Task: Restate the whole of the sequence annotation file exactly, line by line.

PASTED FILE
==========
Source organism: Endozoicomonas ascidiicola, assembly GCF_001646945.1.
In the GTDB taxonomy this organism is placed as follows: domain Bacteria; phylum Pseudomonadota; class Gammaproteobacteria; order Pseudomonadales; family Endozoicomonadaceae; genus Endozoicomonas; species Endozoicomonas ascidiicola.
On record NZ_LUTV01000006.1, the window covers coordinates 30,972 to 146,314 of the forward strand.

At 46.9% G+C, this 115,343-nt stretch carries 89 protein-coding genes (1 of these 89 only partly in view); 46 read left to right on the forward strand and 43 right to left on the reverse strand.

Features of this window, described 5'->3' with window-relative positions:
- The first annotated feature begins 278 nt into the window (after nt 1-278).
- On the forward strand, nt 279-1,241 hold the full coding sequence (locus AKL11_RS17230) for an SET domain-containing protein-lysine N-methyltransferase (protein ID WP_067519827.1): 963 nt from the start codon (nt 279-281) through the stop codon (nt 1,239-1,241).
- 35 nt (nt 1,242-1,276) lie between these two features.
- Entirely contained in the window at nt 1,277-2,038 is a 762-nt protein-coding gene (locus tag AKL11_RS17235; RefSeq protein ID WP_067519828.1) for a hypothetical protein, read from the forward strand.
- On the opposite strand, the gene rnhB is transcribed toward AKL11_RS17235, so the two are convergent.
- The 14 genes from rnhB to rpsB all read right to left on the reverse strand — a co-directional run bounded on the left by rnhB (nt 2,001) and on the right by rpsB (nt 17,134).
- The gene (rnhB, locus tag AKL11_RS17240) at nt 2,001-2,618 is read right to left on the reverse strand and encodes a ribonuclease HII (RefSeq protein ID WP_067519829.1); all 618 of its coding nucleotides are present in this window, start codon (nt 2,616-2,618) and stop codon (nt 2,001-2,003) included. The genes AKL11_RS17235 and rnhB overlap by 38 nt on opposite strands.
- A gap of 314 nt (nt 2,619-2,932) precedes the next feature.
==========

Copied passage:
Source organism: Endozoicomonas ascidiicola, assembly GCF_001646945.1.
In the GTDB taxonomy this organism is placed as follows: domain Bacteria; phylum Pseudomonadota; class Gammaproteobacteria; order Pseudomonadales; family Endozoicomonadaceae; genus Endozoicomonas; species Endozoicomonas ascidiicola.
On record NZ_LUTV01000006.1, the window covers coordinates 30,972 to 146,314 of the forward strand.

At 46.9% G+C, this 115,343-nt stretch carries 89 protein-coding genes (1 of these 89 only partly in view); 46 read left to right on the forward strand and 43 right to left on the reverse strand.

Features of this window, described 5'->3' with window-relative positions:
- The first annotated feature begins 278 nt into the window (after nt 1-278).
- On the forward strand, nt 279-1,241 hold the full coding sequence (locus AKL11_RS17230) for an SET domain-containing protein-lysine N-methyltransferase (protein ID WP_067519827.1): 963 nt from the start codon (nt 279-281) through the stop codon (nt 1,239-1,241).
- 35 nt (nt 1,242-1,276) lie between these two features.
- Entirely contained in the window at nt 1,277-2,038 is a 762-nt protein-coding gene (locus tag AKL11_RS17235; RefSeq protein ID WP_067519828.1) for a hypothetical protein, read from the forward strand.
- On the opposite strand, the gene rnhB is transcribed toward AKL11_RS17235, so the two are convergent.
- The 14 genes from rnhB to rpsB all read right to left on the reverse strand — a co-directional run bounded on the left by rnhB (nt 2,001) and on the right by rpsB (nt 17,134).
- The gene (rnhB, locus tag AKL11_RS17240) at nt 2,001-2,618 is read right to left on the reverse strand and encodes a ribonuclease HII (RefSeq protein ID WP_067519829.1); all 618 of its coding nucleotides are present in this window, start codon (nt 2,616-2,618) and stop codon (nt 2,001-2,003) included. The genes AKL11_RS17235 and rnhB overlap by 38 nt on opposite strands.
- A gap of 314 nt (nt 2,619-2,932) precedes the next feature.